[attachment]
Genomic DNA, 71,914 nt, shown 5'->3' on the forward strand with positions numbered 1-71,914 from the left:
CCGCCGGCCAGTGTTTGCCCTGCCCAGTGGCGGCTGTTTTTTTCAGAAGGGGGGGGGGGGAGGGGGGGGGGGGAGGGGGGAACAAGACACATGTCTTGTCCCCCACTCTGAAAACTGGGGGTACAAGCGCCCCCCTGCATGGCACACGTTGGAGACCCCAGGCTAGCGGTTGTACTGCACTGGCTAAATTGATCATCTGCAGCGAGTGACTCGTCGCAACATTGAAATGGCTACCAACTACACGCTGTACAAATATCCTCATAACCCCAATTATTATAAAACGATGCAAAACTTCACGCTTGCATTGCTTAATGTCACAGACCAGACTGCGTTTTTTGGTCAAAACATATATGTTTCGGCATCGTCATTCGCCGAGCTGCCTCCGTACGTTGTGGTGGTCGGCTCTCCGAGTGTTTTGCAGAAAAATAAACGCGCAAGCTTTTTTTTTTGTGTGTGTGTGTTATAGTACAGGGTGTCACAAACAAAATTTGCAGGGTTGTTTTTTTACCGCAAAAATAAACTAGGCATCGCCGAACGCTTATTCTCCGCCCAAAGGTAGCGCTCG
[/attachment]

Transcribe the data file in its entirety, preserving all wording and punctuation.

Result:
Genomic DNA, 71,914 nt, shown 5'->3' on the forward strand with positions numbered 1-71,914 from the left:
CCGCCGGCCAGTGTTTGCCCTGCCCAGTGGCGGCTGTTTTTTTCAGAAGGGGGGGGGGGGAGGGGGGGGGGGGAGGGGGGAACAAGACACATGTCTTGTCCCCCACTCTGAAAACTGGGGGTACAAGCGCCCCCCTGCATGGCACACGTTGGAGACCCCAGGCTAGCGGTTGTACTGCACTGGCTAAATTGATCATCTGCAGCGAGTGACTCGTCGCAACATTGAAATGGCTACCAACTACACGCTGTACAAATATCCTCATAACCCCAATTATTATAAAACGATGCAAAACTTCACGCTTGCATTGCTTAATGTCACAGACCAGACTGCGTTTTTTGGTCAAAACATATATGTTTCGGCATCGTCATTCGCCGAGCTGCCTCCGTACGTTGTGGTGGTCGGCTCTCCGAGTGTTTTGCAGAAAAATAAACGCGCAAGCTTTTTTTTTTGTGTGTGTGTGTTATAGTACAGGGTGTCACAAACAAAATTTGCAGGGTTGTTTTTTTACCGCAAAAATAAACTAGGCATCGCCGAACGCTTATTCTCCGCCCAAAGGTAGCGCTCG